International Opinion

Five Ways to Build an Asset-Based Mindset in Education Partnerships

By Jennifer D. Klein — June 05, 2017 6 min read
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Editor’s Note: In the developed world, we often approach international partnerships with a deficit mindset, says Jennifer D. Klein, author of the new book, The Global Education Guidebook. She shares ways we, and our students, can move toward a more positive, asset-based mindset. Join Jennifer for #Globaledchat on Twitter this Thursday, June 8 at 8pm Eastern time. Just type #Globaledchat into the search box to join the conversation!

Global education experiences are too often developed on a foundation of deficit thinking, particularly in the most developed parts of the world. While many global educators are aware of the problem and working hard to reverse it, examples still abound: global partnerships that always end in fundraisers, the assumption that classrooms in the developing world must be behind the developed world academically, community service experiences that feed savior complexes instead of undoing them, and the very use of terms like “developed” vs. “developing,” which implies that one is behind the other. Even the lack of a common language between classrooms is sometimes perceived as a problem more than a gift, even by well-intentioned educators, because it makes communication more complicated. Most of these errors originate in deeply ingrained and often unconscious biases that come from a history of colonization and exploration that objectified, exploited, and stole from cultures being “discovered.”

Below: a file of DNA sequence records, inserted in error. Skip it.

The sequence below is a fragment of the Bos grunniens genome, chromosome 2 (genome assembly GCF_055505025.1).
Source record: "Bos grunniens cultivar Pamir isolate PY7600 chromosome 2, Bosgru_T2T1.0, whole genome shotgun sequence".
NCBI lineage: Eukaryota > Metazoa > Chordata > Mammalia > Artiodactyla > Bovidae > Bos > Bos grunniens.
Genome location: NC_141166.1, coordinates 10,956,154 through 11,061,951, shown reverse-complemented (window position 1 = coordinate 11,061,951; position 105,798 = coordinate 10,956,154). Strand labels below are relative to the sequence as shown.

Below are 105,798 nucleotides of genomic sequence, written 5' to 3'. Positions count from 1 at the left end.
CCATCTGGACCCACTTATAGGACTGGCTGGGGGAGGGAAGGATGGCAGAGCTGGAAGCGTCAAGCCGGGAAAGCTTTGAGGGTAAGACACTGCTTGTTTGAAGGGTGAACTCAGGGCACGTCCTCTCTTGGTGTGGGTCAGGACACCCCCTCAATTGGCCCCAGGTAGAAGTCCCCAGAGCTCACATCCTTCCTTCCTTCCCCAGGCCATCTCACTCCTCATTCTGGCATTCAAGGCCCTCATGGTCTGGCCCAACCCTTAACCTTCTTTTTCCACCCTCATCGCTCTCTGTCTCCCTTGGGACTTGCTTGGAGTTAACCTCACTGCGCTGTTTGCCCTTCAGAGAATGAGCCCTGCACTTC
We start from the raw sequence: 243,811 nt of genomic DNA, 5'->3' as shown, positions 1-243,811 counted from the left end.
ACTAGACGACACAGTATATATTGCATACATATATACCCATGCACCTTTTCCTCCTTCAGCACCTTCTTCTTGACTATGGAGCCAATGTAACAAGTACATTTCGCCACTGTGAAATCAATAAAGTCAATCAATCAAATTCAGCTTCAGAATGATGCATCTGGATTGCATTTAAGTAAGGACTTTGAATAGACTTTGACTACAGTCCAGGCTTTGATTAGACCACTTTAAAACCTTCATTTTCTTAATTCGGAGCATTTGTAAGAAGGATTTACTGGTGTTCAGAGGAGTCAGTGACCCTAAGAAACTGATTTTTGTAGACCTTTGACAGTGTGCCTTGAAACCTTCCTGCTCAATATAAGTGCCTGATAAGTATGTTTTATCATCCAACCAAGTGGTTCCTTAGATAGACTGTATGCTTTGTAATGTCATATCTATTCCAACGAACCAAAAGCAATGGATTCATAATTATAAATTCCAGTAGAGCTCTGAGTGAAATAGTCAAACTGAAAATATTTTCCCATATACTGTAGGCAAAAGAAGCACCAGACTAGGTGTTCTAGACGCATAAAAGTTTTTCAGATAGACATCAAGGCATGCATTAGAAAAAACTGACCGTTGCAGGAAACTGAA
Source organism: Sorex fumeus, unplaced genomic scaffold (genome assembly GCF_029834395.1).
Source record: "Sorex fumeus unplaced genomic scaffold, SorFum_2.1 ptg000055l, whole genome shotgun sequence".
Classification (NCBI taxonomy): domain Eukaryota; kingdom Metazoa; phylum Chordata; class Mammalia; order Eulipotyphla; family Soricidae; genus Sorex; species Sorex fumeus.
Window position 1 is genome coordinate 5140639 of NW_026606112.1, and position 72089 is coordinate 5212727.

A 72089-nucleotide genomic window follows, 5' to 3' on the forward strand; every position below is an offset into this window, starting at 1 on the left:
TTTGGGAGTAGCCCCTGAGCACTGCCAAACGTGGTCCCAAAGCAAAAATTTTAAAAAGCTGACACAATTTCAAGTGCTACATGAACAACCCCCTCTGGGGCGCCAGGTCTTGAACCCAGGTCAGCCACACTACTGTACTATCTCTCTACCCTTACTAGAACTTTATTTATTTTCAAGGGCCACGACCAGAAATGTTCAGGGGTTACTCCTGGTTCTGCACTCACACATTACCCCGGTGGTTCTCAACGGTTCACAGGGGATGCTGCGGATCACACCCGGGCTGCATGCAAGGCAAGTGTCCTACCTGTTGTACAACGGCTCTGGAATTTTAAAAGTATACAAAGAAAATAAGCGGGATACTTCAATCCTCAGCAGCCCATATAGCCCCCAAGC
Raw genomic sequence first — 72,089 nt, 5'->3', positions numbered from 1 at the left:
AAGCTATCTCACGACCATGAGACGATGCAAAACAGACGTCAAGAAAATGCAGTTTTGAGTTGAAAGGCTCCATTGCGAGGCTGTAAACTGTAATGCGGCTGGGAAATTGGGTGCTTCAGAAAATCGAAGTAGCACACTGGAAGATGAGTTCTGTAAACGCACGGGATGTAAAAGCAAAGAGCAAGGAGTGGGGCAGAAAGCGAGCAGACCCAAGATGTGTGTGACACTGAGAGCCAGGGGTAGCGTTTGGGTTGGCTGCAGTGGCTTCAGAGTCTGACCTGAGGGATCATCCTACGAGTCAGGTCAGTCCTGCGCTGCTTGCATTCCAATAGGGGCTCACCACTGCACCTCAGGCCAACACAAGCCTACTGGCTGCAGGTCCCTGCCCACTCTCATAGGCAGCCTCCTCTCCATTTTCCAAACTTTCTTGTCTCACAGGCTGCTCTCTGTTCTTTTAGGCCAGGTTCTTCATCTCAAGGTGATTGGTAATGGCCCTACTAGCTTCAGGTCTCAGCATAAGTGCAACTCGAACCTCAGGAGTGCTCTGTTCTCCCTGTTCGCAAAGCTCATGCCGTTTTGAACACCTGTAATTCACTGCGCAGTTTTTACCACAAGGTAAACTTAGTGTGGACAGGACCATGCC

Global education shouldn’t exacerbate power differences, and many global educators work to reverse the paradigm by building partnerships founded in a “learning from and with” mentality, in which all partners bring equal, if different, value to the table. When teachers work to create partnerships using such asset-based thinking, they can create collaborative relationships that work to undo our colonial past and establish new paradigms for global learning. Following are a few key strategies that can help.

1. Build the relationship with your partner classroom on a foundation of mutual benefit, respect, and power.

All of the suggestions below play into this most fundamental of equity elements: global educators who want to reverse dominance paradigms strive to ensure that both planning and learning processes emphasize consistent and equitable collaboration. They strive to honor all voices, all perspectives, and all experiences, to always assume the best intentions, and to always “share the well,” a phrase used at Mount Vernon Presbyterian School in Atlanta to suggest that educators should always share power, time, and resources.